Listen to NHL deputy commissioner Bill Daly’s full interview with Sportsnet 590 The FAN’s Ben Ennis and Stephen Brunt via the audio clip embedded within this post.

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TRAIKOS: The NHL apparently wants McDavid and the Oilers to miss the playoffs – Toronto Sun

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Edmonton’s playoff hopes took a serious hit on Thursday, with the 13th-place team losing 6-0 to Florida. It was the Oilers’ seventh straight loss — and their 13th loss in the past 15 games — and it put them six points back of San Jose for the final Wild Card spot in the West.

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The team needs Evander Kane more than ever, as well as an upgrade in net and possibly a new voice behind the bench.

Based on what lies ahead, it could also use a ventilator.

On Wednesday, the league released its revised schedule for all the games that had been postponed due to COVID-19. Mostly, the NHL’s schedule makers just crammed a bunch of games (95 in total) during the three-week window that was originally blocked off for the Olympic break.

Now, there is no break. And for the Oilers, who play their final 46 games over 98 days — roughly a game every other day for the next three months — there’s little chance to take even the slightest of breaths.

Seriously, what did Connor McDavid ever do to Gary Bettman to get him so angry? Edmonton’s path to the post-season is not just an uphill climb — it’s now also littered with potholes, as well as several back-to-backs and a couple of insane stretches where they will play three games in four nights.

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Even if they manage to survive this gauntlet and sneak into the playoffs, what’s the point if they won’t have anything left in the tank?

Of course, it’s not just Edmonton that will be challenged in the weeks ahead.

Every team got a bunch of games dumped on their lap next month. Winnipeg now has 10 games in 17 days, while Montreal will play eight games in 15 days.

All it means is that February, which typically represented the dog days of the calendar might now be the most pivotal month on the schedule.

Depth is going to be tested like never before. You better have a backup goalie, because you’re going to need him. And you better have a fourth line that plays more than six minutes a night.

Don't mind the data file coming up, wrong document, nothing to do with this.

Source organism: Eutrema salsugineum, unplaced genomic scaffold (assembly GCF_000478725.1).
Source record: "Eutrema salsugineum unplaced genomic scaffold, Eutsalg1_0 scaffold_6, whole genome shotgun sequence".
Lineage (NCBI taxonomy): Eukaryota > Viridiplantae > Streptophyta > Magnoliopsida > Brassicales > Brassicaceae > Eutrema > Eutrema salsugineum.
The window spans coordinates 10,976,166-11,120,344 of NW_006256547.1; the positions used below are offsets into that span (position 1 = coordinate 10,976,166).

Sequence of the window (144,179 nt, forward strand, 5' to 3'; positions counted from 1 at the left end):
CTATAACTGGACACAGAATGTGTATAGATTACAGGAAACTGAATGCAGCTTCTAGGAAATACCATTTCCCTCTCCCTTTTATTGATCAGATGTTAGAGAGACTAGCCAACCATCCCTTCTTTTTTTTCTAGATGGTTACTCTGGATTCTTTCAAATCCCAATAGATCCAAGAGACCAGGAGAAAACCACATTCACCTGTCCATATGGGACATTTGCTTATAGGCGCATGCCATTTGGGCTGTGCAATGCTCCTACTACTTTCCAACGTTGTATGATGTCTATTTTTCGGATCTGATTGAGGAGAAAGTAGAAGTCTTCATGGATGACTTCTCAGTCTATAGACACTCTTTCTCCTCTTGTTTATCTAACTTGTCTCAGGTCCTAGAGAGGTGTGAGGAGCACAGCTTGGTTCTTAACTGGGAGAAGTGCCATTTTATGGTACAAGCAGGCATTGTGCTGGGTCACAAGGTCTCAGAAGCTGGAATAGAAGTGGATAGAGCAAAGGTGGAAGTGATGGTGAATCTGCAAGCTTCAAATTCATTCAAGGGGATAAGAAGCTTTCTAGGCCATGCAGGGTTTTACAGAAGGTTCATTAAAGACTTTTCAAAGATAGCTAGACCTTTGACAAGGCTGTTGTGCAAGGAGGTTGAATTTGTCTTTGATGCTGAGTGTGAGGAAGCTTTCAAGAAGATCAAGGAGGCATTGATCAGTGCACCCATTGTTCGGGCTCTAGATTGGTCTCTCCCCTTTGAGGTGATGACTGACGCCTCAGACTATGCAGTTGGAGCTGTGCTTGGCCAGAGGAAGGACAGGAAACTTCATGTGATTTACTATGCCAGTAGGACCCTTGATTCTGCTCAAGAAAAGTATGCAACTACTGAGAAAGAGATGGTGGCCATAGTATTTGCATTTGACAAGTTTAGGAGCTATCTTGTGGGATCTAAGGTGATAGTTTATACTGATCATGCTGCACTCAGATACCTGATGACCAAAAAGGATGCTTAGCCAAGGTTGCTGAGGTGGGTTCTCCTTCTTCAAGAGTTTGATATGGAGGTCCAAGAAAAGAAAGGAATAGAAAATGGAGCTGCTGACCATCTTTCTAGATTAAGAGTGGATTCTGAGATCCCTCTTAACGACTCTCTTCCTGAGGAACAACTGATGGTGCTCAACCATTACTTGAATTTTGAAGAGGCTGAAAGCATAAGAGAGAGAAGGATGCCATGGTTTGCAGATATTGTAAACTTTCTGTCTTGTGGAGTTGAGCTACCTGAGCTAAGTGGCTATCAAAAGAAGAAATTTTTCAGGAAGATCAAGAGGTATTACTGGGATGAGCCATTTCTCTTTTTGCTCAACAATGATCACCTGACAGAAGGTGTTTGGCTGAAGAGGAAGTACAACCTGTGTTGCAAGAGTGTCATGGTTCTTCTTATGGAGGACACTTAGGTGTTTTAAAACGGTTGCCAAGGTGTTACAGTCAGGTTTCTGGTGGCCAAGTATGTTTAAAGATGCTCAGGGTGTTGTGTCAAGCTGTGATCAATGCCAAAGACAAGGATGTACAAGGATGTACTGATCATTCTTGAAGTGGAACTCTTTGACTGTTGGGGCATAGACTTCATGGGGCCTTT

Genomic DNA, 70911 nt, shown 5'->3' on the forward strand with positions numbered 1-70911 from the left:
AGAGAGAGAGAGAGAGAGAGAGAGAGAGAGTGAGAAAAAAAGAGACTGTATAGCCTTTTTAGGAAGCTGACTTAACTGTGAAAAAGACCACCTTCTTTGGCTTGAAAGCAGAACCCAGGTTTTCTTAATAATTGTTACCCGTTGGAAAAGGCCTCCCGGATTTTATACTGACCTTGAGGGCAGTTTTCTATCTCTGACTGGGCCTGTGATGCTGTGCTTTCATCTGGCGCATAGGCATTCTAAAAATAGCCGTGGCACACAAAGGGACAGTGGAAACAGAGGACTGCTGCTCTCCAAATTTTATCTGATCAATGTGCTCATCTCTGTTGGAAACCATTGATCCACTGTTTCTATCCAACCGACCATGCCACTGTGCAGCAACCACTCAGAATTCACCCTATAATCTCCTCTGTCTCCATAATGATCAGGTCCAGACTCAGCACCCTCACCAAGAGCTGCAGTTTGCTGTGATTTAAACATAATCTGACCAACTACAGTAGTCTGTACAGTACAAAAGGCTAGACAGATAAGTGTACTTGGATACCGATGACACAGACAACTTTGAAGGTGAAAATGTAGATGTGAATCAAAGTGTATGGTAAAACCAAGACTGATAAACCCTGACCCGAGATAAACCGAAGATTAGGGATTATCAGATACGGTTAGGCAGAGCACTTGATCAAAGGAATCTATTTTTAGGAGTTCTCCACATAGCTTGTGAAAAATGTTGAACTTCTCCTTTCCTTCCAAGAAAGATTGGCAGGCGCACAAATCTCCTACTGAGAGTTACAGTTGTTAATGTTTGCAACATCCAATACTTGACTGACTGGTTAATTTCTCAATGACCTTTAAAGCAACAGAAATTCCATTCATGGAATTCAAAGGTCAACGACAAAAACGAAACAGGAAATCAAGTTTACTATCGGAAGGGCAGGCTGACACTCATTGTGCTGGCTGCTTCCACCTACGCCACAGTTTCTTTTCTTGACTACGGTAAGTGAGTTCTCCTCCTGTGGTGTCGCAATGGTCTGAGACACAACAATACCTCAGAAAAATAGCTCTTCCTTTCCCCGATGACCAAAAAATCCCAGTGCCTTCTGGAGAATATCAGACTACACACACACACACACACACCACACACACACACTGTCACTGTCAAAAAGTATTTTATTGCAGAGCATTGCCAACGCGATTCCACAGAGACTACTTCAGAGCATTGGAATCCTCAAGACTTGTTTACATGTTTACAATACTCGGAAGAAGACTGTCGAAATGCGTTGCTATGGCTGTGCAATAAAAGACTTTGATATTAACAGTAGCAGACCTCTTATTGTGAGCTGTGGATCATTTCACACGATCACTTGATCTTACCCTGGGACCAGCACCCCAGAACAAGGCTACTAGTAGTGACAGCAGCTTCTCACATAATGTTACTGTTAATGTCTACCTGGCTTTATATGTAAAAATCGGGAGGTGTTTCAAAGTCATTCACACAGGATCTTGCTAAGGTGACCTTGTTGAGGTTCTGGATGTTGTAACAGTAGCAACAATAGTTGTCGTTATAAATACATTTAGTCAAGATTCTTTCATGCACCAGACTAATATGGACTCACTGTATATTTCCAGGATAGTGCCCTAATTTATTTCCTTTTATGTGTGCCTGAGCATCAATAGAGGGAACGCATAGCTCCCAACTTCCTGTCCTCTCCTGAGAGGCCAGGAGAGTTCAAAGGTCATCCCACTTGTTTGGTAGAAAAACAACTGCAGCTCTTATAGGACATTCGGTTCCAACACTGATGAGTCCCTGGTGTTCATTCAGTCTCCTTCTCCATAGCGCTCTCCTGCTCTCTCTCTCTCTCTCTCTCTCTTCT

For Edmonton, this could be just a little problematic.

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The Oilers don’t have a backup goalie. These days, they don’t even have a No. 1 that they trust. As for spreading the minutes around, Oilers’ defenceman Darnell Nurse is averaging the second-most ice time of any player in the NHL, while Leon Draisaitl and McDavid are logging more minutes than any other forward.

With the team chasing the pack — and playing from behind in most games — there’s little chance that their ice time will be decreased. If anything, it’s probably going to be going up, especially if Dave Tippett is still coaching.

After all, the Oilers can’t afford to have another losing month. They can barely afford to have another losing week.

With so many games scheduled in so few days, the playoff picture is coming into focus faster than ever. By the end of the month, we should have a clear indication of where teams stand heading into the March 21 trade deadline.

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That is, if any teams are left standing by then.

We apologize, but this video has failed to load.

*****

TORONTO MAPLE LEAFS

Record: 24-10-3, 51 points (3rd in Atlantic)

Games rescheduled: 9

The result: From Jan. 31 to Feb. 27, Toronto plays 12 games in 29 days. But that is still less than the 14 games they played in the month of November.

What it means: The Leafs got off real easy. They now have two back-to-backs scheduled, but one is a home-and-home against Devils — meaning both teams will be at a disadvantage — and the other features the 10th-place Blue Jackets and the last-place Canadiens If anything, this could be Toronto’s chance to put points in the bank.

OTTAWA SENATORS

Record: 11-20-2, 24 points (9th in Atlantic)

Games rescheduled: 15

The result: The Senators’ schedule looks completely different. They now have 10 new games in February — including two that were originally scheduled for April and got moved up. Too bad fans won’t be allowed in the building for most of those games.

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What it means: Though Ottawa is probably not going to make the playoffs, there had been talk that the Senators would be playing games in May. That didn’t happen. But there are 16 games in April, at a time when the 31st overall team could be playing meaningless hockey.

MONTREAL CANADIENS

Record: 8-25-6, 22 points (10th in Atlantic)

Games rescheduled: 12

The result: During a three-week span in February, Montreal will play eight games in 15 days. All but one of those games is at home, which might not be a good thing based on how the team has been playing.